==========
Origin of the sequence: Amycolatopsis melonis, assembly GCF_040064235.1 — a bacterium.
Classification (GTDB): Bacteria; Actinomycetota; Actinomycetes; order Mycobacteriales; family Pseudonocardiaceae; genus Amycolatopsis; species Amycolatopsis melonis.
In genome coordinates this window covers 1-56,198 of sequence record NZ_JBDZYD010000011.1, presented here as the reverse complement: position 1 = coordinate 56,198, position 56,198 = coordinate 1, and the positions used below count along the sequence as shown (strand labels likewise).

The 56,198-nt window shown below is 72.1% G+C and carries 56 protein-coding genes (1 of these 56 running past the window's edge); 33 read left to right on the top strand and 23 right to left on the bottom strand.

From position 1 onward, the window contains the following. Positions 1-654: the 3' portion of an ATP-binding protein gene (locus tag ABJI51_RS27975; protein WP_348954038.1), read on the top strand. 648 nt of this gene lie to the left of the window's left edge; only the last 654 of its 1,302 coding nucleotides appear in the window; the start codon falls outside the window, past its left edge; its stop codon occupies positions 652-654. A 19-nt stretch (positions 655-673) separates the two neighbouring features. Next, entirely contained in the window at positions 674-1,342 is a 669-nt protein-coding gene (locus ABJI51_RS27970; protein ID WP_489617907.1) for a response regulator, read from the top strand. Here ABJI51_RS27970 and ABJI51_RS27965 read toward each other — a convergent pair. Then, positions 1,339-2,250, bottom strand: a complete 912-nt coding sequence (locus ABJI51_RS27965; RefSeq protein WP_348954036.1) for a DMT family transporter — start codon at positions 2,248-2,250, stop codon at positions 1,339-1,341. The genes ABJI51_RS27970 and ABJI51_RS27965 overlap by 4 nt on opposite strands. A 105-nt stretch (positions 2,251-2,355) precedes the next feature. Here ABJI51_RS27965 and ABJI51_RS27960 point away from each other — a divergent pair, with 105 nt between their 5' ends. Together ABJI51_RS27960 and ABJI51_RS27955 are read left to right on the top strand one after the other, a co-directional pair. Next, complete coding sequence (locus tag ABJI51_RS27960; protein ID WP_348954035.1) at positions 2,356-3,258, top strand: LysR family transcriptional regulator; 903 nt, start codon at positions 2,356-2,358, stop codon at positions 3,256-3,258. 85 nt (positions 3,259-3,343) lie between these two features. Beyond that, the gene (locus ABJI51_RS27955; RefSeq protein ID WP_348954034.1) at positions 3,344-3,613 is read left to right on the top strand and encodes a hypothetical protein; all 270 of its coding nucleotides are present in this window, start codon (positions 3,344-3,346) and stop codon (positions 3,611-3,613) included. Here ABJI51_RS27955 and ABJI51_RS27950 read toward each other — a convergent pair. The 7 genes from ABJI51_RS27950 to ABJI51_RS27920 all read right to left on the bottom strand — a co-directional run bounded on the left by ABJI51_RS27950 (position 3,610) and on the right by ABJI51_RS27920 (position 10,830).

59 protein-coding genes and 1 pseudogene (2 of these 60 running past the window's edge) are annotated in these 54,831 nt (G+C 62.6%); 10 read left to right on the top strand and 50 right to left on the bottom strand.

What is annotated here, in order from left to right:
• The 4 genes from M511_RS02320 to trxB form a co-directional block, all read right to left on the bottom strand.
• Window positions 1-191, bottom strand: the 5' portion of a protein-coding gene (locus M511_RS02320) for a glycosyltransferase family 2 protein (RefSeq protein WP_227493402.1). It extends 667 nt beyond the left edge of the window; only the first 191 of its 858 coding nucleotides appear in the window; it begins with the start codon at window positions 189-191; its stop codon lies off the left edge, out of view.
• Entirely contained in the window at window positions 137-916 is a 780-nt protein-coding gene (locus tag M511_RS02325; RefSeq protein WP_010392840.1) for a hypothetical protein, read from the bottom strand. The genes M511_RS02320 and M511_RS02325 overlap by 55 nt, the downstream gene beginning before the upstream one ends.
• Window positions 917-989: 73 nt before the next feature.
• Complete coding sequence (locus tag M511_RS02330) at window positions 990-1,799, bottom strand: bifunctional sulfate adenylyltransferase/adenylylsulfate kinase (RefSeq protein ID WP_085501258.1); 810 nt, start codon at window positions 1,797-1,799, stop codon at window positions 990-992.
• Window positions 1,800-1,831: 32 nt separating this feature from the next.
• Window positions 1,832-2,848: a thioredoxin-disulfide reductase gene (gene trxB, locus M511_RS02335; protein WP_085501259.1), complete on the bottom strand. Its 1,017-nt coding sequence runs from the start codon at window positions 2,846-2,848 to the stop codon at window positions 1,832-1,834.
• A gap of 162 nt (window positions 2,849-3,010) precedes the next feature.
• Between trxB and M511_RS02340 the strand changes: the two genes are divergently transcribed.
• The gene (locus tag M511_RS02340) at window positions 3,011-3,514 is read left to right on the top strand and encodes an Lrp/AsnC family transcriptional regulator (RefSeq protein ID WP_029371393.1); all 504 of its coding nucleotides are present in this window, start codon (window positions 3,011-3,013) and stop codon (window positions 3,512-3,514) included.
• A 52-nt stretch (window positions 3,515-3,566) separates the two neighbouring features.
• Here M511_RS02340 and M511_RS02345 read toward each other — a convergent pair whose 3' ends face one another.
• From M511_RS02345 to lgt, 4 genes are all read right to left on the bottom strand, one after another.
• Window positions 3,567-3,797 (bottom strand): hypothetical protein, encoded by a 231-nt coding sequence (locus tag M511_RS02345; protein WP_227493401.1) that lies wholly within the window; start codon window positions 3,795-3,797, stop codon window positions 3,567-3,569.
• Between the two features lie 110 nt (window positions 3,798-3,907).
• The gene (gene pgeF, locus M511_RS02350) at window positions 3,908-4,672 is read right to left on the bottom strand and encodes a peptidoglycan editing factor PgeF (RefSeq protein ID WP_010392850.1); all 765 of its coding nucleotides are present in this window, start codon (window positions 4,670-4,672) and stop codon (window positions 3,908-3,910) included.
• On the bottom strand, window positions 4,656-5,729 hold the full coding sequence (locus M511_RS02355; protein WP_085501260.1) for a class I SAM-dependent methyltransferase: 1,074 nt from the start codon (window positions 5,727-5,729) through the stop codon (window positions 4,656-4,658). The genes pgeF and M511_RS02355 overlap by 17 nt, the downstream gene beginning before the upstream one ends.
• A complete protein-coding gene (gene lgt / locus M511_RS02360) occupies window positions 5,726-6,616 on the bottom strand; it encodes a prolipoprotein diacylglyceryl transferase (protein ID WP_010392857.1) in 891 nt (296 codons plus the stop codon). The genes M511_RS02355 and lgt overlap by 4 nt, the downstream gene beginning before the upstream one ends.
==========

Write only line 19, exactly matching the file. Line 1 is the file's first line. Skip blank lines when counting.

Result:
• Here M511_RS02340 and M511_RS02345 read toward each other — a convergent pair whose 3' ends face one another.